A Texas A&M University-led consortium has been awarded a two-year, $2 million grant from the U.S. Department of Energy (DOE) to establish a first-of-its-kind traineeship program in isotope research and development, production and processing that aims to develop the future isotope production workforce for the nation and the DOE Isotope Program (IP).
Texas A&M will serve as the isotope traineeship coordination (ITC) site in collaboration with a team of 14 institutions of higher learning, including Texas Lutheran University (TLU), and three DOE national laboratories (Argonne National Laboratory, Lawrence Livermore National Laboratory and Los Alamos National Laboratory). The unprecedented initiative represents a concerted effort to boost exposure to the field of isotope science and accelerate the time it typically takes for a junior scientist to enter the workforce.
Each day, these critical people and positions make untold contributions to the nation’s prosperity and security in support of DOE IP activities, including producing critical isotopes in short supply with broad applications in medicine, national security, domestic and global industry, and discovery research.
TLU Physics Department Chair Dr. Toni Sauncy says this collaboration is going to offer new career preparation or opportunities for students.
“Being part of a large, multi-institutional initiative funded by the Department of Energy places TLU students on equal footing with students around the country,” she said. “The DOE initiative to seek out and engage a diverse talent pool to contribute to an important national need opens doors and brings opportunities for TLU students. Nuclear physics is a small part of the undergraduate curriculum at TLU, so this research opportunity broadens the student perspective into careers they might not have considered before, even for students that are not directly connected in the project.”
Texas A&M Cyclotron Institute Director Dr. Sherry Yennello serves as the principal investigator and director for the novel ITC collaboration, known as the Horizon-broadening Isotope Production Pipeline Opportunities (HIPPO) program, which features 17 co-principal investigators. HIPPO will also broaden and diversify the next-generation workforce by promoting innovative and transformative approaches to isotope production and processing as well as student recruitment and preparation.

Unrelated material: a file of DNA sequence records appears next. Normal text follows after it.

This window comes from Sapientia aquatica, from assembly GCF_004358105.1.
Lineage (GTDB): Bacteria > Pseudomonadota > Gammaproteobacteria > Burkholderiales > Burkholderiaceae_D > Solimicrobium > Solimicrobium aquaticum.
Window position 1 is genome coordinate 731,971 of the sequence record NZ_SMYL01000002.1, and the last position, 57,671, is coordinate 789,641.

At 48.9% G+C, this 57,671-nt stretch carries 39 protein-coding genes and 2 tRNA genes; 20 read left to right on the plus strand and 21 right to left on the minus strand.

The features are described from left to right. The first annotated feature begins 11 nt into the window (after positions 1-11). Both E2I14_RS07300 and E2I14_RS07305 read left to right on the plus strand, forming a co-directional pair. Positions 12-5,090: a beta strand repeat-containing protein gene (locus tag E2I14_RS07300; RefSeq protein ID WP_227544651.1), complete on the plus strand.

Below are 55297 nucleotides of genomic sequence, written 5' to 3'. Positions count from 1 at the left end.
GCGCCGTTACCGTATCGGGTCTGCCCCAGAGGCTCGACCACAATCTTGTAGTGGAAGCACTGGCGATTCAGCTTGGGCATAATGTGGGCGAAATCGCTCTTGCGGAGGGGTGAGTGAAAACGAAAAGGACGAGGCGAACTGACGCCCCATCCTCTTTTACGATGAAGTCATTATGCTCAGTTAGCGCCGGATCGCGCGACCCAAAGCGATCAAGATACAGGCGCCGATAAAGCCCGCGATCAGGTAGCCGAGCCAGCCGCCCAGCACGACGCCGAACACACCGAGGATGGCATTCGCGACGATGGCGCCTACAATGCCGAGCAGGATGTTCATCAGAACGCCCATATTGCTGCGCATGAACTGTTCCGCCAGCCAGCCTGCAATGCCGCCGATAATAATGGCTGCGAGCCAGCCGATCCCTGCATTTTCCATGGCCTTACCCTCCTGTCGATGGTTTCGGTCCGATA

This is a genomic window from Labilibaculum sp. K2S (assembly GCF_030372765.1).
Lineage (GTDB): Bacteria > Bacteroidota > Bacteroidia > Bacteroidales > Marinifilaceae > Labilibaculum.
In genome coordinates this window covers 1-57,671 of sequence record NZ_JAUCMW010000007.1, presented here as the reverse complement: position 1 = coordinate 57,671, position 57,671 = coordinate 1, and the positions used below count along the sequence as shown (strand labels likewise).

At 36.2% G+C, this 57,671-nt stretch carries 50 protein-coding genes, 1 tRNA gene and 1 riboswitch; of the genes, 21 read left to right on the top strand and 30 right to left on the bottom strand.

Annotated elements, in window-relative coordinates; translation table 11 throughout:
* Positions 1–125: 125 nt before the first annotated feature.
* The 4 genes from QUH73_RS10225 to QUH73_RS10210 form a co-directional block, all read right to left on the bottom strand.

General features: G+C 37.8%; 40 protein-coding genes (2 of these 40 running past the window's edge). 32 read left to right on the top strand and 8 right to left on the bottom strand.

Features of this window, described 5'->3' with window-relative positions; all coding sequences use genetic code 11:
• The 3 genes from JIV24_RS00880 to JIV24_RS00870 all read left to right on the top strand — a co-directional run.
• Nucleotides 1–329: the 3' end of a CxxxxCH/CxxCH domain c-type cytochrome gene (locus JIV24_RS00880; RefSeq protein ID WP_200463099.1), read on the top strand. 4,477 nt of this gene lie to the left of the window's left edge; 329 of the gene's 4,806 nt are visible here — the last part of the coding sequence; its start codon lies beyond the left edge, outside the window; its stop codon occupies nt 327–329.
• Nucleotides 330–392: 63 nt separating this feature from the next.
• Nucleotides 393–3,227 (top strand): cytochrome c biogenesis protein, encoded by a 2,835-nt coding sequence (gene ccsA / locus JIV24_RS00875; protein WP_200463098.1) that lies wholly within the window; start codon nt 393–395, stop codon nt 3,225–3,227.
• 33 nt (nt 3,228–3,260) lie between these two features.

The HIPPO team plans to recruit a diverse population of approximately 20 undergraduate and 10 graduate students currently enrolled at the participating institutions. The goal is to expose students to a broad swath of isotope production-related activities while focusing on specific isotope production research projects that can be contextualized to trainees’ own research careers via collaborative networking and a variety of in-person and virtual training mechanisms at national laboratory and university isotope network production sites involving both HIPPO and peer mentors.
TLU students will be involved in isotope production related research during the academic year and at another HIPPO campus during the summer. In similar fashion, undergraduate students will spend a week at a national laboratory learning about isotope production and then one or more additional weeks at a HIPPO campus doing related research.
“Unfortunately, neither nuclear nor isotope science are standard components of undergraduate STEM education, which severely limits the number of potential students who might pursue education, training and careers in isotope production,” Yennello said. “To help broaden the career pathways of highly trained students and researchers, the HIPPO program will recruit from our member institutions and affiliated minority-serving institutions to build a diverse cohort of students interested in exploring their potential career opportunities. Allowing them to earn money doing science as undergraduates will relieve financial stress while also demonstrating the fact that they could earn a living doing nuclear science research related to isotope production.”
Beyond developing a pipeline for Ph.D.-level scientists to contribute to future isotope production research efforts, HIPPO also will be vital for attracting students to fill opportunities at the bachelor and master’s levels. Skilled and knowledgeable technicians with backgrounds in chemistry, physics and engineering are highly sought after to fill positions as operators for accelerator and reactor production sites, to conduct isotope production, processing and quality control functions, and to perform maintenance of the complex equipment required for delivering on DOE IP missions.
“Any time TLU can be on a list with prestigious universities and national labs around the country as part of a new federally-funded nationwide initiative the TLU STEM effort is elevated and enhanced as TLU is recognized as a valuable partner,” Sauncy said. “TLU Physics students will be part of a network of institutions and national labs that will provide a broad range of experiences and lead to opportunities for their future career paths.”
About the Cyclotron Institute: Dedicated in 1967, the Cyclotron Institute serves as the core of Texas A&M University’s accelerator-based nuclear science and technology program. Affiliated faculty members from the Department of Chemistry and the Department of Physics and Astronomy conduct nuclear physics- and chemistry-based research and radiation testing within a broad-based, globally recognized interdisciplinary platform supported by the United States Department of Energy (DOE) in conjunction with the State of Texas and the Welch Foundation. The facility is one of five DOE-designated Centers of Excellence and is home to one of only five K500 or larger superconducting cyclotrons worldwide. To learn more, visit cyclotron.tamu.edu.